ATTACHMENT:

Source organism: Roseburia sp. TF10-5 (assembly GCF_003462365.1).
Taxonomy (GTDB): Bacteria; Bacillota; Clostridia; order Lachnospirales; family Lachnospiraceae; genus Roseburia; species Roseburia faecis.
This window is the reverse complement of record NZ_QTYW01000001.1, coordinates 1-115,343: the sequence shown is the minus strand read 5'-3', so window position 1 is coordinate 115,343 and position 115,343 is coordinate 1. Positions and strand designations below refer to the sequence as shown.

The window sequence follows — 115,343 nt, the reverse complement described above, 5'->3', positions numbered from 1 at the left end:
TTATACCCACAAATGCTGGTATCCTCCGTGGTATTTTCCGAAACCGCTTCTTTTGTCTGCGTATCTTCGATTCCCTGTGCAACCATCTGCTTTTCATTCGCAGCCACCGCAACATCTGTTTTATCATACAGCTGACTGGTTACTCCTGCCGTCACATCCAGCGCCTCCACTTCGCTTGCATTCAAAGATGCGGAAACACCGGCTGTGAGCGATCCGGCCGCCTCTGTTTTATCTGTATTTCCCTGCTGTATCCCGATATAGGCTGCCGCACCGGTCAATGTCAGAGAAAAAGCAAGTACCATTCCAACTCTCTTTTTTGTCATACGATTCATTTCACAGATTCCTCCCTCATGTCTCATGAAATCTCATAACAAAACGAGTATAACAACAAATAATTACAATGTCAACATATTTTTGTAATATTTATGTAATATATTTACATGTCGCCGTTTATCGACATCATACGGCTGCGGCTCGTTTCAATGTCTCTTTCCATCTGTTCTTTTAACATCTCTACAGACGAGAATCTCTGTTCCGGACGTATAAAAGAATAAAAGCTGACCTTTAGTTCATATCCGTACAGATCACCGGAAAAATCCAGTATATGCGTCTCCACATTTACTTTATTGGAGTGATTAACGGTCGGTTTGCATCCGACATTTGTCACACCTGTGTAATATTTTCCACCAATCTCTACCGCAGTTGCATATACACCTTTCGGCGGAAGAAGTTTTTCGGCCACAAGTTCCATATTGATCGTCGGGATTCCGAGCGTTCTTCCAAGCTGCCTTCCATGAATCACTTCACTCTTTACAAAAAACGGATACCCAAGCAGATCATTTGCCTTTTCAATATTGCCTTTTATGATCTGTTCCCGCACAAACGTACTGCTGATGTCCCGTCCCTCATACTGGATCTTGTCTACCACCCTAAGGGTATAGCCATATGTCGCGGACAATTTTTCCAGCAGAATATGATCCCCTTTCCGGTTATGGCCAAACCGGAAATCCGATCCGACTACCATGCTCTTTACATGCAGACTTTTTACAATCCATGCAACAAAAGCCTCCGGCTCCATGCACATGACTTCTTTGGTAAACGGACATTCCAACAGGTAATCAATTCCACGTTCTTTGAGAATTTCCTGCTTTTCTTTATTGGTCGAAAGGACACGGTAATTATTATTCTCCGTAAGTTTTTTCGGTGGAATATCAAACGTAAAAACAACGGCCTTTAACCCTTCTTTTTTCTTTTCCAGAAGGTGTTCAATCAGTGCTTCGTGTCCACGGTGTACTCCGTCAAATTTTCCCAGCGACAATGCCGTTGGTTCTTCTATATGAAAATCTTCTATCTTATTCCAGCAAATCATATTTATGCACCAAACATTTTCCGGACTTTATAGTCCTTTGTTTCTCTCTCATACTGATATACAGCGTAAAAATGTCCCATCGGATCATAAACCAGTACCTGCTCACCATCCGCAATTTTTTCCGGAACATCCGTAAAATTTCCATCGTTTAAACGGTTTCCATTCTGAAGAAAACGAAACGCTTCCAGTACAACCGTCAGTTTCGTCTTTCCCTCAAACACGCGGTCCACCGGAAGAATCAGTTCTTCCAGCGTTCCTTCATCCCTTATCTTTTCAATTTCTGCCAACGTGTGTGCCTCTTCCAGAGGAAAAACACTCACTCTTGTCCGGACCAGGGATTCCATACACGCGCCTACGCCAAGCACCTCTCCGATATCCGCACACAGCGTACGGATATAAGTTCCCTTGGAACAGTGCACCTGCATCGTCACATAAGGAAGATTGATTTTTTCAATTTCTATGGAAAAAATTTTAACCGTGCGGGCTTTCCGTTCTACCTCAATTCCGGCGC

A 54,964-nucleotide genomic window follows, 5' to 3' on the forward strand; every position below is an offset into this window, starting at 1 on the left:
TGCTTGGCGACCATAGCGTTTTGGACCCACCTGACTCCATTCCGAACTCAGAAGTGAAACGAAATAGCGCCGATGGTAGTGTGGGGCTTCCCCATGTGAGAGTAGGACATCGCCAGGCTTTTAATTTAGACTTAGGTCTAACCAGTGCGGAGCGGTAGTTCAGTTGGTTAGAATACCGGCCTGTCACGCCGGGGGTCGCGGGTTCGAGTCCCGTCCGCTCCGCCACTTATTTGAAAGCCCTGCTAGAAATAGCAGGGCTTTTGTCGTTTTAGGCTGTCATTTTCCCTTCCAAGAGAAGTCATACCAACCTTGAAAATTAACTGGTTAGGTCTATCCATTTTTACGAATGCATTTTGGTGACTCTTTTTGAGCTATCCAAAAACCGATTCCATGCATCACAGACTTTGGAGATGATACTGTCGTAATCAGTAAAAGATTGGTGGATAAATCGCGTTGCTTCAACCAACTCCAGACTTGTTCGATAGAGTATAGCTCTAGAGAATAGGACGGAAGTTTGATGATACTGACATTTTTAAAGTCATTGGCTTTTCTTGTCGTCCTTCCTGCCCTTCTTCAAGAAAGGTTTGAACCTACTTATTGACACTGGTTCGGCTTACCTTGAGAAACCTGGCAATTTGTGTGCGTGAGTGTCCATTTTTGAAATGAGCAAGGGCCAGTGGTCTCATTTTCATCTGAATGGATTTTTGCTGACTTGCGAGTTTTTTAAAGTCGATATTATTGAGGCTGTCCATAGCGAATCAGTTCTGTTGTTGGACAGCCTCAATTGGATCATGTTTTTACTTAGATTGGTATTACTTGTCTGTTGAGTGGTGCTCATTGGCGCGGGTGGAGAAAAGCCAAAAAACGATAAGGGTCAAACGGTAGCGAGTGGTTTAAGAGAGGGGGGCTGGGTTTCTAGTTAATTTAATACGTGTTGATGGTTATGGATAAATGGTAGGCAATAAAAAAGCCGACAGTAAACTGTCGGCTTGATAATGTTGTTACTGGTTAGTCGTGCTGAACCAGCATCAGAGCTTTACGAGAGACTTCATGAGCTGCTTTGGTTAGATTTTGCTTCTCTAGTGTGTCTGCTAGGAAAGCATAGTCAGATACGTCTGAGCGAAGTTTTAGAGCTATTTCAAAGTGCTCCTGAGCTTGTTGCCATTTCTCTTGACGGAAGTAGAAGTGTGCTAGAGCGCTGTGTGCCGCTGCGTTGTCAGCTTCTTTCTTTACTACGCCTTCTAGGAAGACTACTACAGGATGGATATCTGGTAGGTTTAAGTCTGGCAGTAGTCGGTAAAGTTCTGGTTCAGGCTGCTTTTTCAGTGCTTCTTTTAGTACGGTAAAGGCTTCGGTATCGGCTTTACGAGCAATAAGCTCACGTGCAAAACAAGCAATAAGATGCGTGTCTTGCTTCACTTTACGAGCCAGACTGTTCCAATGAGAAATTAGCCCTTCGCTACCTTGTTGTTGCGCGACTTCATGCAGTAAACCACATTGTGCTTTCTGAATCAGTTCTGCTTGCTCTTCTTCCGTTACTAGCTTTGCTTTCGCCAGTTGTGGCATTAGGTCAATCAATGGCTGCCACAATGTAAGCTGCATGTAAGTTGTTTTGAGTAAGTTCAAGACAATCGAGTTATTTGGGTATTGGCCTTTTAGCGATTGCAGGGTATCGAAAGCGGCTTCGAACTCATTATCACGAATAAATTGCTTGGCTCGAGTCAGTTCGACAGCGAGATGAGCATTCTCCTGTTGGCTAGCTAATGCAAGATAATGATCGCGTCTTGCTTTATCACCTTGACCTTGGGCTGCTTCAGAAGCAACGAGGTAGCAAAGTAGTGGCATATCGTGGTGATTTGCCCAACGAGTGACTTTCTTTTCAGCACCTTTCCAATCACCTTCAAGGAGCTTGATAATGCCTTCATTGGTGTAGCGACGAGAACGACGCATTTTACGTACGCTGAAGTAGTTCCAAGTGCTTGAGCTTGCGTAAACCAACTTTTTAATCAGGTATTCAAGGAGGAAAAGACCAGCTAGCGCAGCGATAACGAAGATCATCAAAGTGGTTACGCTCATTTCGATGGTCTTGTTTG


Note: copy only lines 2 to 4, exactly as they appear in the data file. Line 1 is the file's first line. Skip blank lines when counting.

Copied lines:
Taxonomy (GTDB): Bacteria; Bacillota; Clostridia; order Lachnospirales; family Lachnospiraceae; genus Roseburia; species Roseburia faecis.
This window is the reverse complement of record NZ_QTYW01000001.1, coordinates 1-115,343: the sequence shown is the minus strand read 5'-3', so window position 1 is coordinate 115,343 and position 115,343 is coordinate 1. Positions and strand designations below refer to the sequence as shown.

The window sequence follows — 115,343 nt, the reverse complement described above, 5'->3', positions numbered from 1 at the left end: